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posted by janrinok on Monday April 28 2014, @08:48PM   Printer-friendly
from the toss-of-a-coin dept.

The US Supreme Court is to rule on warrant-less searches of electronic devices. Law Enforcement (LE) want access, without warrants, to electronic devices of everybody arrested.

The US Supreme Court on Tuesday will take on the digital-age controversy over search and seizure of smart-phones and other devices. In two cases coming before the court, warrant-less searches of an electronic device not only provided the basis for criminal prosecutions but also strayed from the original reason for the arrests in question. President Barack Obama's administration and prosecutors from states across the country have lobbied for police officers to be able to search arrestees' gadgets - at or about the time of arrest - without a warrant. Such action, however, demands an examination of the Fourth Amendment's protection against "unreasonable searches and seizures." If nine out of 10 American adults own mobile phones and the devices have advanced to become virtual extensions of our personal and private lives, at what point does LE's access to their call logs, photos, and cloud-hosted data become "unreasonable" invasions of constitutionally protected privacy?

 
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  • (Score: 5, Insightful) by LookIntoTheFuture on Monday April 28 2014, @10:41PM

    by LookIntoTheFuture (462) on Monday April 28 2014, @10:41PM (#37425)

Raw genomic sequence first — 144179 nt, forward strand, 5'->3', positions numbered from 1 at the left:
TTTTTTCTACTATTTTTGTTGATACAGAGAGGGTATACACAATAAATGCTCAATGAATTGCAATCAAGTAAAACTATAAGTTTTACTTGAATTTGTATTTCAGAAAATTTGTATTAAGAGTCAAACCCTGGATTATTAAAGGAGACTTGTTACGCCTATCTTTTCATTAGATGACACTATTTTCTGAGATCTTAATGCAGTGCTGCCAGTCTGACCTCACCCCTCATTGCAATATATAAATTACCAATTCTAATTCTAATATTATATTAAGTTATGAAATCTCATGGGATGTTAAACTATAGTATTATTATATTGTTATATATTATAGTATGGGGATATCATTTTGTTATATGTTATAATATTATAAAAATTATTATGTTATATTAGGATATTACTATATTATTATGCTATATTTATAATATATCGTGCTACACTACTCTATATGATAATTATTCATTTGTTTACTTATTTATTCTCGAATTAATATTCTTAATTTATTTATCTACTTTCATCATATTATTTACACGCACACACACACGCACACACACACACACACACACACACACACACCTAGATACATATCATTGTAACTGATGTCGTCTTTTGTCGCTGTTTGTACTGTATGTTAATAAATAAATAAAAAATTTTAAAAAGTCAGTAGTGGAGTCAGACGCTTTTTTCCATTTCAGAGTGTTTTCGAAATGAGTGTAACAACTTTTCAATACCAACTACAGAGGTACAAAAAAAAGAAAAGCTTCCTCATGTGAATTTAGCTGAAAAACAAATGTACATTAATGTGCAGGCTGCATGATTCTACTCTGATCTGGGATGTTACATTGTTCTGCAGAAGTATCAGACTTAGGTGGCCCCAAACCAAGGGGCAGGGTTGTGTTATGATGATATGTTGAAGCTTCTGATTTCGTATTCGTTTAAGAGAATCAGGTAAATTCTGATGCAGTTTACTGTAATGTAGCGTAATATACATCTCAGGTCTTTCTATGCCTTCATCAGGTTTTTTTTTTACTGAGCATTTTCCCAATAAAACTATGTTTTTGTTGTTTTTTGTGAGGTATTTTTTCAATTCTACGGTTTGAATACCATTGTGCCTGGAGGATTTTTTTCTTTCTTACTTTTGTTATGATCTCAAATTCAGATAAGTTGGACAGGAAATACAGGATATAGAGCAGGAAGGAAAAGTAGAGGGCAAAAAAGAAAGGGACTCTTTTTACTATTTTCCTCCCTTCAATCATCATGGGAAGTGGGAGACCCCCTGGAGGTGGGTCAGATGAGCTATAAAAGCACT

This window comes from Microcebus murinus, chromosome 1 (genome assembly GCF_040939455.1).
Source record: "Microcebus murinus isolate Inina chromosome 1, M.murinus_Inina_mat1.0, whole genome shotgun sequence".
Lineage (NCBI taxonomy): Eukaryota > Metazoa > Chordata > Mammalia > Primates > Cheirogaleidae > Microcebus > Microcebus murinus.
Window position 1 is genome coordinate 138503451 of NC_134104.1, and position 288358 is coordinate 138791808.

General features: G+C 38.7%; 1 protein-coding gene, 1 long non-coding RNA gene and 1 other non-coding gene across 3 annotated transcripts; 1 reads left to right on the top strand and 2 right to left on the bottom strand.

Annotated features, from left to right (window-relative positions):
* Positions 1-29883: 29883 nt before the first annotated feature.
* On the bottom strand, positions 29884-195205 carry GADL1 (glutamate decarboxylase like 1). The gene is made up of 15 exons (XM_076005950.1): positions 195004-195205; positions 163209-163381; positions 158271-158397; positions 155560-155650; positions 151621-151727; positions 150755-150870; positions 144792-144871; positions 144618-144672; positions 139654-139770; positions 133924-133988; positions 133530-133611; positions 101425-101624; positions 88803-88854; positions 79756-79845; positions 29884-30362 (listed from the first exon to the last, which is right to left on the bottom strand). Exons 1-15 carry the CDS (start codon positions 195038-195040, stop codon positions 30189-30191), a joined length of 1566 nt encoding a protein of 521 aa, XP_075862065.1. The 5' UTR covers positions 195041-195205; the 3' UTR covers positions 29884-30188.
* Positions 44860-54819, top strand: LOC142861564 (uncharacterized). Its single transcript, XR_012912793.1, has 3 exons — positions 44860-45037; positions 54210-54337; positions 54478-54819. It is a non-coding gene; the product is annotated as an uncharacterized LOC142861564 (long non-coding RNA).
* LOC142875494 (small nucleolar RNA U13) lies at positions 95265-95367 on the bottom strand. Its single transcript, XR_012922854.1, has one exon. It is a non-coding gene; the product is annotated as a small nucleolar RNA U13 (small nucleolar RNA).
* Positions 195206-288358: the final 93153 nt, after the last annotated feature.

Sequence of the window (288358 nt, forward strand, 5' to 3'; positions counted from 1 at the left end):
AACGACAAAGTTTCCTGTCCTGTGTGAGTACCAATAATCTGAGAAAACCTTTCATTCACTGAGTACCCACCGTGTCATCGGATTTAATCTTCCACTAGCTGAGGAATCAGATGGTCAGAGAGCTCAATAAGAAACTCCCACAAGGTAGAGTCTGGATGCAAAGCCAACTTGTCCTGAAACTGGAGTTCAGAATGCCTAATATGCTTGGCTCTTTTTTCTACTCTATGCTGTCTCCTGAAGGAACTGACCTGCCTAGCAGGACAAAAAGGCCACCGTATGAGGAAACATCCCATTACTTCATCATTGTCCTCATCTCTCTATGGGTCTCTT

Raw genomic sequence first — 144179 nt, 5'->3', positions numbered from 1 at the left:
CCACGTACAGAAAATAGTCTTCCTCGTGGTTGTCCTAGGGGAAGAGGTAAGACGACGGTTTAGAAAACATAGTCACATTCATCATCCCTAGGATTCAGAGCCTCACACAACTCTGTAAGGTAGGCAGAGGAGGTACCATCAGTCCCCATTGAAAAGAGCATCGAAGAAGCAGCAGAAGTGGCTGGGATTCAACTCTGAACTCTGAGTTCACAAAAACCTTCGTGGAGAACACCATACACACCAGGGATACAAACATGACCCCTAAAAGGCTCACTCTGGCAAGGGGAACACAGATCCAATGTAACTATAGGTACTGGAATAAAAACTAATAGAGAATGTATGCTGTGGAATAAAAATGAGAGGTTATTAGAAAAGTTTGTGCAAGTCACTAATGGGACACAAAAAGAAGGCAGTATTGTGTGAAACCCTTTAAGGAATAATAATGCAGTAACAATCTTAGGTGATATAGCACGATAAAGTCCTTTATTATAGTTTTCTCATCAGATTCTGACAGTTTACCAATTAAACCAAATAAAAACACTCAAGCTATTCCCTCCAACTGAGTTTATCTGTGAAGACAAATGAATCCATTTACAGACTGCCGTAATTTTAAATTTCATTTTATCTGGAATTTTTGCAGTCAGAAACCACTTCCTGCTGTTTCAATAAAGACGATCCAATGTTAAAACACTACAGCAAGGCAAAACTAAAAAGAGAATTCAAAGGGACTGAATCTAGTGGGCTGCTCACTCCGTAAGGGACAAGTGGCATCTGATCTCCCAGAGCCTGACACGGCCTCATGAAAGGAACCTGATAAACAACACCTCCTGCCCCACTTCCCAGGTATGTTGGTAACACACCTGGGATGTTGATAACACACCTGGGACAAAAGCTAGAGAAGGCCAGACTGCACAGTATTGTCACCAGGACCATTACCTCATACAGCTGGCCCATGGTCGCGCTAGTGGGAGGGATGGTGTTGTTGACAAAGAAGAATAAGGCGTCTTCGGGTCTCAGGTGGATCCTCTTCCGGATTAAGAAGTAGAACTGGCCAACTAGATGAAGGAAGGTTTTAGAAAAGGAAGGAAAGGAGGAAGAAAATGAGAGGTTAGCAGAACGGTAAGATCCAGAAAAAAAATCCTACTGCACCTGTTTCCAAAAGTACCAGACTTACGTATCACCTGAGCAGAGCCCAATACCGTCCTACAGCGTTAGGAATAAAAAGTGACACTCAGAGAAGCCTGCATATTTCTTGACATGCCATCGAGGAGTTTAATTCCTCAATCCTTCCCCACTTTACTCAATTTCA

It saddens me that this issue even needs to be questioned. It scares me that the president finds this practice a-ok. He taught constitutional law at the University of Chicago Law School for twelve years. How did that go? You have a right to privacy unless you are using modern devices to store your "papers and effects"?

    If you need to encrypt your devices to prevent government oppression, you have already lost. It will be a sad, sad day if the supreme court rules in favor of a police state.
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  • (Score: 3, Insightful) by Reziac on Tuesday April 29 2014, @02:27AM

    by Reziac (2489) on Tuesday April 29 2014, @02:27AM (#37478) Homepage

    We're told that he taught Constitutional law (actually I gather he was a "visiting professor", but that's neither here nor there) but *what* did he teach about it? Did he teach how to uphold the Constitution under the law, or how to get around its pesky restrictions?? Are any of his classes recorded and accessible?

    --
    And there is no Alkibiades to come back and save us from ourselves.